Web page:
It seems, then, that Stone’s paranoid anti-communists like Truman had a valid point, one confirmed by the extensive Soviet spying and subversion that in fact took place in America, as well as the violent subjection and oppression of other countries across the globe. It also explains the point made by historian Richard Pipes in 1975, and confirmed by documents from Soviet archives accessible after the regime’s collapse, that despite protests to the contrary, the Soviet regime was prepared to fight and win a nuclear war. As Soviet official V.V. Zagladin said in 1988, “Repudiating nuclear war and conducting an active struggle for peace, we nevertheless proceeded from the assumption of the possibility of victory in a possible conflict.” Conquest adds, “The Communist armies, as we now know, were on a very short notice for an invasion of West Germany, with the certainty of a tactical nuclear exchange. And military thinking in Moscow inclined to a view that nuclear war, while to be avoided, was winnable.” Given these beliefs, the U.S. aim to maintain superiority in armaments, derided at the time as a dangerous “arms race,” and to resist communist expansion across the globe were necessary for peace and American security.

This evidence of Soviet ideologically driven expansionism destroys the central assumption of Stone’s apologetic narrative: that the West overreacted irrationally against the understandable foreign policy interests of the Soviet Union, thus instigating reciprocal overreactions by the Soviets. Many other distortions of history, of course, riddle the film. The implication that the Soviet Union was a friendly ally during World War II is absurd. Stone neglects to mention that in August 1939 Stalin signed a treaty with Hitler and for nearly two years provided much needed resources to Germany until Hitler invaded Russia. Stalin became our ally on the principle that the enemy of my enemy is my friend, and cooperated with the West not on principle but in order to survive and to receive much-needed aid. The explanation of Ukrainian resistance to the Soviets in 1948 as fueled by American subversion and support of fascists ignores the 5 million Ukrainians slaughtered by Stalin before the war during the terror-famine campaign of 1932-33. In his encomium to Henry Wallace, Stone doesn’t tell us that Wallace’s Progressive Party was mostly a creation of a Communist Party that took its money and marching orders from Moscow, and that Wallace’s candidacy according to one writer was “the closest the Soviet Union ever came to actually choosing a president of the United States.”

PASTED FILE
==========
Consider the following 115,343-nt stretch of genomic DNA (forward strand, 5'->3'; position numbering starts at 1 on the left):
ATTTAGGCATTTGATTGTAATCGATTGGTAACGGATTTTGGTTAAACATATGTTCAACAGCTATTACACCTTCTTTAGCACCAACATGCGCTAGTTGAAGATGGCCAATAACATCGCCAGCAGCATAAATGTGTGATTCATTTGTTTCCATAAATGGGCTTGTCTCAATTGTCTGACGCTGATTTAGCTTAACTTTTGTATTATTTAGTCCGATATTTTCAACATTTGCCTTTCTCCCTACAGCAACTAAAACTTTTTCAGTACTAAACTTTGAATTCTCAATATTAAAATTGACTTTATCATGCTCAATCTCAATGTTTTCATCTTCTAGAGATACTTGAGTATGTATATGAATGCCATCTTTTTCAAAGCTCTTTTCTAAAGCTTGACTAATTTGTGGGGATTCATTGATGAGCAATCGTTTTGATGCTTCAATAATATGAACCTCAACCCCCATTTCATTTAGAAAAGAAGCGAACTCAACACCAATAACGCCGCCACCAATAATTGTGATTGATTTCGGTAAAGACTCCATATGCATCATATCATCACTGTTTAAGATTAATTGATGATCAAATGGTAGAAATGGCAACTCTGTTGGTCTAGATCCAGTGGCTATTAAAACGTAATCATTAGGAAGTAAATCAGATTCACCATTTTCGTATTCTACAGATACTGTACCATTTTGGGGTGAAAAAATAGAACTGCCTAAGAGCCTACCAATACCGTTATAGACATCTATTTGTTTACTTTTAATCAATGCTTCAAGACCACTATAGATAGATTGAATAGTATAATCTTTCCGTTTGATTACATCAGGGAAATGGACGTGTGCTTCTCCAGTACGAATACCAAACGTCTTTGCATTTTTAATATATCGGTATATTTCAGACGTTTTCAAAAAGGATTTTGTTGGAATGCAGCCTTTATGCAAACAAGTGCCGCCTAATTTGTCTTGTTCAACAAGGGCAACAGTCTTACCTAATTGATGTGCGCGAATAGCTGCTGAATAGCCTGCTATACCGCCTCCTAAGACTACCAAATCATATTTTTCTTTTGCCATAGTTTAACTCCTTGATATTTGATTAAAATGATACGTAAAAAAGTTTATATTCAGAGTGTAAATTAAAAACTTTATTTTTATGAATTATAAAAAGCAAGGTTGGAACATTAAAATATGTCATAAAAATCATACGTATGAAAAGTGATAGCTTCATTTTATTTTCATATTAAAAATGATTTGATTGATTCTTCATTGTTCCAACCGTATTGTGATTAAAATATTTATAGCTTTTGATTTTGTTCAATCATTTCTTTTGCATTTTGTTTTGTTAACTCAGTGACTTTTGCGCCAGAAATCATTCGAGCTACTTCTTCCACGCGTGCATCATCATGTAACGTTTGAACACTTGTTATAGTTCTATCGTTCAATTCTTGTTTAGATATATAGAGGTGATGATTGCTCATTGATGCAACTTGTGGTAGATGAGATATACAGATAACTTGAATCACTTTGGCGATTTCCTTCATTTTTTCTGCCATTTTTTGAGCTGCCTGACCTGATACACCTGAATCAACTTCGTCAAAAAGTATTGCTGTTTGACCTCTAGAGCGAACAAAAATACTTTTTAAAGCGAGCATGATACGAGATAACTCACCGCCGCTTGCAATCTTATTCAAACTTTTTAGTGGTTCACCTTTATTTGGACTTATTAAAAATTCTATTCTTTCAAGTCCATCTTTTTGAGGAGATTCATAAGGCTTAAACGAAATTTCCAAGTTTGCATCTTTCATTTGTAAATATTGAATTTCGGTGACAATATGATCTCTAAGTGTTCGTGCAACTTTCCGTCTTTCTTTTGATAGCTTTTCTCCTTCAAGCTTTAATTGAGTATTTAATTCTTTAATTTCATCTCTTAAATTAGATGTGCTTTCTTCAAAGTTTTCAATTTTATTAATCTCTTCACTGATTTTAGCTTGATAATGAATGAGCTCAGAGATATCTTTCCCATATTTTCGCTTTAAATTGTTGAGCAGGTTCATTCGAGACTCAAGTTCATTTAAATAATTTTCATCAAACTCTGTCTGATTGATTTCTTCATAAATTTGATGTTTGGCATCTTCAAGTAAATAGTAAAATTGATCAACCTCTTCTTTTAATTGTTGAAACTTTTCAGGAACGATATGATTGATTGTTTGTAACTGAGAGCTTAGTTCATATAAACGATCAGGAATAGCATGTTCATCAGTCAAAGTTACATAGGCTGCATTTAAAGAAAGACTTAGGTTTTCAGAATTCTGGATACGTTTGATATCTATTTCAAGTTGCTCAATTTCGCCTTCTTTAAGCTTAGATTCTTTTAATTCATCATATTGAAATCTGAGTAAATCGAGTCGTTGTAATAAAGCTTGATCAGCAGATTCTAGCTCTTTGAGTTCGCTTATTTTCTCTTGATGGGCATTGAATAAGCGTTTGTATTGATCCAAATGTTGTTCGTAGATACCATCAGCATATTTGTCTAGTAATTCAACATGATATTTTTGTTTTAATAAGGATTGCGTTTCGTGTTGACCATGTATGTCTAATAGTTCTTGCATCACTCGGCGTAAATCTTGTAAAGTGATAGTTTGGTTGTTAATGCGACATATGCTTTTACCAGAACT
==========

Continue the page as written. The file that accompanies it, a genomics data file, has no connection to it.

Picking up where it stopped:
Stone’s film is a tired reprise of decades of apologetic revisionist history on the part of leftist radicals who subordinate truth to ideology. Yet we should not dismiss it as unimportant or without consequence. As John Earl Haynes and Harvey Klehr––two historians whose studies of Soviet archives provide the evidence of communist subversion ignored by Stone and others––write, “Communism as a social fact is dead. But communism as a pleasant figment of the ‘progressive’ worldview lives on, giving a phantom life to the illusions and historical distortions that sustained that murderous and oppressive ideology. The intellectual Cold War, alas, is not over. Academic revisionists who color the history of American communism in benign hues see their teaching and writing as the preparation of a new crop of radicals for the task of overthrowing American capitalism and its democratic constitutional order in the name of social justice and peace. Continuing to fight the Cold War in history, they intend to reverse the victory of the West and convince the next generation that the wrong side won, and to prepare the way for a new struggle.” In the age of Obama, this warning is more important than ever.

Related articles on Stone’s series:

1. Bruce Thornton’s introduction to this Frontpage series.

2. Matthew Vadum’s review of Stone’s first episode.

3. Daniel Flynn's review of "Roosevelt, Truman and Wallace," the second episode.

4. Daniel Greenfield’s review of “The Bomb,” the third episode.